Embodiments provide an electro-optical display that provides a neutral white or clear optical state that is not tinted by the colorant particles. To prevent the tinting, a black or opaque mask structure is self-aligned within the reservoir regions of the electro-optical display such that the opaque mask structure is only present in the regions where the colorant particles are collected in the clear optical state. By providing the opaque mask structure only in the regions where the colorant particles are collected, the clear aperture of the electro-optical display is improved. By using the self-aligned opaque mask, stacked full color electro-optical displays having a bright, neutral white state and precise color control can also be achieved. In addition, the process for providing the opaque mask structure is compatible with plastic roll-to-roll processing.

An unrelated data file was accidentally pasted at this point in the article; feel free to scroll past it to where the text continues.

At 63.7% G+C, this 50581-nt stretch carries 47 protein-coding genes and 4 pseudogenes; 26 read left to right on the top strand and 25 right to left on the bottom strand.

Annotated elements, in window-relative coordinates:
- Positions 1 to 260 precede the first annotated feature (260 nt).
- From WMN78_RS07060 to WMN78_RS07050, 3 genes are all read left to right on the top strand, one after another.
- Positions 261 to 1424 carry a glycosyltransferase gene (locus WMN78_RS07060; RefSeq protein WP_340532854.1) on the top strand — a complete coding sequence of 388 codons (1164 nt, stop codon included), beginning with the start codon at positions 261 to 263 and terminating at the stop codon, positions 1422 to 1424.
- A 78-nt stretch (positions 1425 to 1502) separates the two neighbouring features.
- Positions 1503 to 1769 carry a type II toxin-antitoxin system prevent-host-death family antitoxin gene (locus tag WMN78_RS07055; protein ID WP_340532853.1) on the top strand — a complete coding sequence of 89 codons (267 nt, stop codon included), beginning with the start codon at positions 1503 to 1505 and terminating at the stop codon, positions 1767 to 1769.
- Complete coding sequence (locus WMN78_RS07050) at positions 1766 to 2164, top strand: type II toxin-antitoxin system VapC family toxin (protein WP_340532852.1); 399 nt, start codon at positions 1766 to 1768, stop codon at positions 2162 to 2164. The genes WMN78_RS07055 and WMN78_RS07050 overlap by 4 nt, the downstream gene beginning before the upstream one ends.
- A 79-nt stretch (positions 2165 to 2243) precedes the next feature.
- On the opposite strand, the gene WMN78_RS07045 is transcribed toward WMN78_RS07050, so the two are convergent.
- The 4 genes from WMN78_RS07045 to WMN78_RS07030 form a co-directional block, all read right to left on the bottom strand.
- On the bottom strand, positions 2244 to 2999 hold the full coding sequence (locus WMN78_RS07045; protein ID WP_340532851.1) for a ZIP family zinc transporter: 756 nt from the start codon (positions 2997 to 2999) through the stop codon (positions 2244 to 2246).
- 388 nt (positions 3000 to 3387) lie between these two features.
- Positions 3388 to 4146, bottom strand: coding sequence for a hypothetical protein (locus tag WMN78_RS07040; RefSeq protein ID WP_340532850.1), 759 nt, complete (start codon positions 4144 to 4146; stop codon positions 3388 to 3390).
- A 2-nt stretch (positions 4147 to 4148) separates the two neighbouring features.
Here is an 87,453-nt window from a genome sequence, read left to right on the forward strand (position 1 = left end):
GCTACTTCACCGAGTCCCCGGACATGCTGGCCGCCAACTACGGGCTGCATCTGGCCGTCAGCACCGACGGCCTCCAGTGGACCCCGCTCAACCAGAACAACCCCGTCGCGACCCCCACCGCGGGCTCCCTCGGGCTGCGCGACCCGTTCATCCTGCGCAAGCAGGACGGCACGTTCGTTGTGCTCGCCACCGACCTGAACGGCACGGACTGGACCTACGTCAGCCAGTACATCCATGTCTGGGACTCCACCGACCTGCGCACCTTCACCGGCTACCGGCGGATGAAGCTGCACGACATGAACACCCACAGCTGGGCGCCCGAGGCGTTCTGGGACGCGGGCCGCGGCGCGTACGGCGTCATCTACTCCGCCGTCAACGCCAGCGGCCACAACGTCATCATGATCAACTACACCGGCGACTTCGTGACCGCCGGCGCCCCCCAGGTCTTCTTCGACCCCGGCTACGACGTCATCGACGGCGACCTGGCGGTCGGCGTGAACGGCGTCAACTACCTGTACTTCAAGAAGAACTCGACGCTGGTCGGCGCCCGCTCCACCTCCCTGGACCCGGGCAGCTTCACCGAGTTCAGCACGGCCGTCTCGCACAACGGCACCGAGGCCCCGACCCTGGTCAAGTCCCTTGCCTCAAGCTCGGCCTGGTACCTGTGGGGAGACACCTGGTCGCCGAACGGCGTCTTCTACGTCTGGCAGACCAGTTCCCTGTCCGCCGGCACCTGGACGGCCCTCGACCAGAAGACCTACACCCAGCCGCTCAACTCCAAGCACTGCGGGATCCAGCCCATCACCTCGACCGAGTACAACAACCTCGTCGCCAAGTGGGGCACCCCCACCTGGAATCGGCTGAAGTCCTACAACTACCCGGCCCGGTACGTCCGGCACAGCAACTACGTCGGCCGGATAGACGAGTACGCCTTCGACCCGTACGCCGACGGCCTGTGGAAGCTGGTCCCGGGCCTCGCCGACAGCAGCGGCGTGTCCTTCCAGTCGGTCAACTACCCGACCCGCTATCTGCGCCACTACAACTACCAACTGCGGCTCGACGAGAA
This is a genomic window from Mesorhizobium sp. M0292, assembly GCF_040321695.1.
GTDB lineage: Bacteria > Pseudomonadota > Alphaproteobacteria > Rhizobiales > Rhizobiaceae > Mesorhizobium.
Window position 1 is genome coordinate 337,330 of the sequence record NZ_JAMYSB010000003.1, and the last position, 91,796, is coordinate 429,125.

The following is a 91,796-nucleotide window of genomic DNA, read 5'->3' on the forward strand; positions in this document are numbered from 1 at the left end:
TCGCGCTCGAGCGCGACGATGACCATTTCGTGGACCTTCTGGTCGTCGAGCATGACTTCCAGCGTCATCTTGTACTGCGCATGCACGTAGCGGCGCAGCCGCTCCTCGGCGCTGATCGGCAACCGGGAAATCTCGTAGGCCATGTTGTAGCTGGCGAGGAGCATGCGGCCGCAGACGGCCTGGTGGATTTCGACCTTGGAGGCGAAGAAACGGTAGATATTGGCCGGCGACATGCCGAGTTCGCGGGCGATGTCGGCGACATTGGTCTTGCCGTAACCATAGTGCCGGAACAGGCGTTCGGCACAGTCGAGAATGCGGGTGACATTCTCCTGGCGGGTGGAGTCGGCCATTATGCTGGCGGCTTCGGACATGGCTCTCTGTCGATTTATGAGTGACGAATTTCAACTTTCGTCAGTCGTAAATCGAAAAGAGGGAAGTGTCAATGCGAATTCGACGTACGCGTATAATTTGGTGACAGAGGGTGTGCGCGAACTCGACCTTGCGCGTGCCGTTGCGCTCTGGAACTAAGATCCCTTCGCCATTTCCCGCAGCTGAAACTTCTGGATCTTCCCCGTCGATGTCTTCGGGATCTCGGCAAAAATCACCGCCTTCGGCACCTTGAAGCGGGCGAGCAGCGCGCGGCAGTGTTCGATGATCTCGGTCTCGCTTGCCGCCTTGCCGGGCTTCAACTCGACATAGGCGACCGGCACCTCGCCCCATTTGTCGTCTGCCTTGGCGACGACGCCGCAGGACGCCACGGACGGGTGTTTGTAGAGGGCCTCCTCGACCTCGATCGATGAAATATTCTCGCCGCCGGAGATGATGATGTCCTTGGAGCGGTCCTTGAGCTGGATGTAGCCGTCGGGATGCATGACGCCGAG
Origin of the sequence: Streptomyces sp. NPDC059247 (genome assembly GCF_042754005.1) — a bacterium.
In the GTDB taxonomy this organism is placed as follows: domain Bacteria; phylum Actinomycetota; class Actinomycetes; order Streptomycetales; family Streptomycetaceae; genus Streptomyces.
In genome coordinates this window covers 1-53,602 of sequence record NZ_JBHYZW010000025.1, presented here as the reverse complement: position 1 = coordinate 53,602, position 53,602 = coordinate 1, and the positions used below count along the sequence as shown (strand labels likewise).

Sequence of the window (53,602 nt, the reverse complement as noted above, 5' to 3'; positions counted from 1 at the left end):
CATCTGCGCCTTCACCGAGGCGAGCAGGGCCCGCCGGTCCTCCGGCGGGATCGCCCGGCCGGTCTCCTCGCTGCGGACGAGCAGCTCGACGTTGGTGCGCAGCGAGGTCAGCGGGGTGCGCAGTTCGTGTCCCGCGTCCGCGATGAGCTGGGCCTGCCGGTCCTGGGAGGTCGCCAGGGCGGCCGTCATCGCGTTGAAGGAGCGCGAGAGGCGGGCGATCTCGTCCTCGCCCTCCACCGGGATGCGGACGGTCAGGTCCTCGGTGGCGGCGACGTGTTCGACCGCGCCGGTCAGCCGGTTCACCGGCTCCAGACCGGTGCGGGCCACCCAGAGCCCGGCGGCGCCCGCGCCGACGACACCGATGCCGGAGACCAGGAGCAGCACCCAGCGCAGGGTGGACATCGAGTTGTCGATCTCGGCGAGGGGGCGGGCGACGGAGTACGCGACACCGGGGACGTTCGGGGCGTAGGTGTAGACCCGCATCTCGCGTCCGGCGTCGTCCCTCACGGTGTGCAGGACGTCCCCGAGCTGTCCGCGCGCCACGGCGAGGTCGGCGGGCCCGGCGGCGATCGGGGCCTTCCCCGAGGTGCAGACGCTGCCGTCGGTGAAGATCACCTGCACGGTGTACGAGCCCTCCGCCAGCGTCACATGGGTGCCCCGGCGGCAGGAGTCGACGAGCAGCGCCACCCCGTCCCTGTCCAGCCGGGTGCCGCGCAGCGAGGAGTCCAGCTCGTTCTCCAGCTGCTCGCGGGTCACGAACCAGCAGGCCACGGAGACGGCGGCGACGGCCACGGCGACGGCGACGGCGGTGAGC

FIG. 1A illustrates a cross-sectional view of one embodiment of an electro-optical display 100 a in a clear optical state. Electro-optical display 100 a includes a first substrate 102, a first electrode 104, a dielectric layer 106 including reservoir or recess regions 108, opaque layers 110, a display cell 112, a second electrode 118, and a second substrate 120. Display cell 112 is filled with a carrier fluid 114 with colorant particles 116.

First substrate 102 is parallel to and opposite second substrate 120. In one embodiment, first substrate 102 and/or second substrate 120 include a reflective material or an optically clear or transparent material, such as plastic (e.g., polyethylene terephthalate (PET)), glass, or other suitable material. In another embodiment, substrate 102 is coated with or comprises a reflective material. In yet another embodiment, substrate 102 is an opaque material. In still another embodiment, a light scatterer is formed on substrate 102.